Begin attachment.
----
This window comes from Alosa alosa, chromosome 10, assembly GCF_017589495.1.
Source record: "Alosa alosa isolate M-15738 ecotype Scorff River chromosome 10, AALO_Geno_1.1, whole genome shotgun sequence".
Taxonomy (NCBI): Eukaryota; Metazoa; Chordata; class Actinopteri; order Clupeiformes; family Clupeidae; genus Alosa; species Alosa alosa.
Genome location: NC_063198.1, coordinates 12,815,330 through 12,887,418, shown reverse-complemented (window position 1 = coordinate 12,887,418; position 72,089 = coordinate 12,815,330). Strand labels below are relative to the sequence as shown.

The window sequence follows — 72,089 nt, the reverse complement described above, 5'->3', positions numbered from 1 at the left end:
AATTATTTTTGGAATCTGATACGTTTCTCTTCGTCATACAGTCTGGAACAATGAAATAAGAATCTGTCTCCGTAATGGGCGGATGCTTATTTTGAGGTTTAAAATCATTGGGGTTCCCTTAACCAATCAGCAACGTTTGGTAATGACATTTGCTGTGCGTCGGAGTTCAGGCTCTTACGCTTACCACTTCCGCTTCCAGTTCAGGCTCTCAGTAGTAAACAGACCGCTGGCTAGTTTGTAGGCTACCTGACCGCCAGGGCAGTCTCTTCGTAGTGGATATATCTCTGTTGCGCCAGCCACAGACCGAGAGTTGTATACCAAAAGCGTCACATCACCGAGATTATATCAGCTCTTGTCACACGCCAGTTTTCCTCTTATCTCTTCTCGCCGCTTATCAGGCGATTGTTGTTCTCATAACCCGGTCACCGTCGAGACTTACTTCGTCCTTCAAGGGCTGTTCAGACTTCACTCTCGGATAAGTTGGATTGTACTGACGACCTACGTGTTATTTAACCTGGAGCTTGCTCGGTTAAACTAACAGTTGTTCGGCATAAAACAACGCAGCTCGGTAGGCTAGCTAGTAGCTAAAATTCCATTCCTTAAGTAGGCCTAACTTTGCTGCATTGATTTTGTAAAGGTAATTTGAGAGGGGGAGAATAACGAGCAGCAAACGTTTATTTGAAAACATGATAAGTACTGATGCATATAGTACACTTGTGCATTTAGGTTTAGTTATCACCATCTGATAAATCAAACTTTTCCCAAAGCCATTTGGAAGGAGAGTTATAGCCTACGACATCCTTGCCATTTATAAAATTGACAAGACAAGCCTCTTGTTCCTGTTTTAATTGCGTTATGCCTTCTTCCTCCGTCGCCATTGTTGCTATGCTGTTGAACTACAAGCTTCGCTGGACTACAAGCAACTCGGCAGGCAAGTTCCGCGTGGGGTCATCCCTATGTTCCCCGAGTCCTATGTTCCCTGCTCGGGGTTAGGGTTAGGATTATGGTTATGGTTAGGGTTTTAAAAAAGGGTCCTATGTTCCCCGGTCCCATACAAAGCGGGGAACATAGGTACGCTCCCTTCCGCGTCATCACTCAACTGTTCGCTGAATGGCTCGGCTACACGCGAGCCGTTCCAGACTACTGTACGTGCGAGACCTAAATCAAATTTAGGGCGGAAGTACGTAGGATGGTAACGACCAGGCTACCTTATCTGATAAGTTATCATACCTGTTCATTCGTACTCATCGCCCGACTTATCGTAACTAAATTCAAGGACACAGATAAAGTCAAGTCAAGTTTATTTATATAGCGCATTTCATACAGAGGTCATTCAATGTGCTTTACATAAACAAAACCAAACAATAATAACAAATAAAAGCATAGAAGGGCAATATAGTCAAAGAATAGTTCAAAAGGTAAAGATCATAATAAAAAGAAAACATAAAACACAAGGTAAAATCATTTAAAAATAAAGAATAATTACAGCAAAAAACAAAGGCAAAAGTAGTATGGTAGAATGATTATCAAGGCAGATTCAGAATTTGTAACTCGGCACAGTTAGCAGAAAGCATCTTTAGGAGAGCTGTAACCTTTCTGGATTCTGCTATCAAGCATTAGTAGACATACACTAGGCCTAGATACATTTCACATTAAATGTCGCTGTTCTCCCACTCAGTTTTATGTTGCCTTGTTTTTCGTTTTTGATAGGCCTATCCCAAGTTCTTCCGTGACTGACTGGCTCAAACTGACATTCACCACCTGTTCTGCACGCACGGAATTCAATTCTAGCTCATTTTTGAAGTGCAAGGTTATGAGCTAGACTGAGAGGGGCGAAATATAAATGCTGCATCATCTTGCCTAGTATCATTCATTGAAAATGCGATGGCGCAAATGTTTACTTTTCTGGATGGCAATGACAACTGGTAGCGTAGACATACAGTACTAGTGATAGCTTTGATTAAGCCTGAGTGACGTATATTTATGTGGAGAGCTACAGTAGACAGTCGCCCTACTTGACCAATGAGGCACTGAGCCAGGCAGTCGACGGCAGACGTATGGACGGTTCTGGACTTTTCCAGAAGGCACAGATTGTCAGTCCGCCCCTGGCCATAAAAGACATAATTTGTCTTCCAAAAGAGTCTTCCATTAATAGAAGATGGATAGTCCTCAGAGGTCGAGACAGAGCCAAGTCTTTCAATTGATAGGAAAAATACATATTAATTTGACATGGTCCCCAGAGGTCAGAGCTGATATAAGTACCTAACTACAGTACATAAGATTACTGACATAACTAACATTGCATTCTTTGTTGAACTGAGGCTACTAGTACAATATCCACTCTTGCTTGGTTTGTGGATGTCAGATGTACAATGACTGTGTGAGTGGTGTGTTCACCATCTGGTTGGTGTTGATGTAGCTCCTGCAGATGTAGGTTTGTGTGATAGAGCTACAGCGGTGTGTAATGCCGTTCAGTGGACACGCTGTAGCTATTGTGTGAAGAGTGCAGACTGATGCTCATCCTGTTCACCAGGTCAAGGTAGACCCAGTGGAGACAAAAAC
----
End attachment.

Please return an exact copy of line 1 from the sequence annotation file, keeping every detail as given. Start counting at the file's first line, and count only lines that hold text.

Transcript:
This window comes from Alosa alosa, chromosome 10, assembly GCF_017589495.1.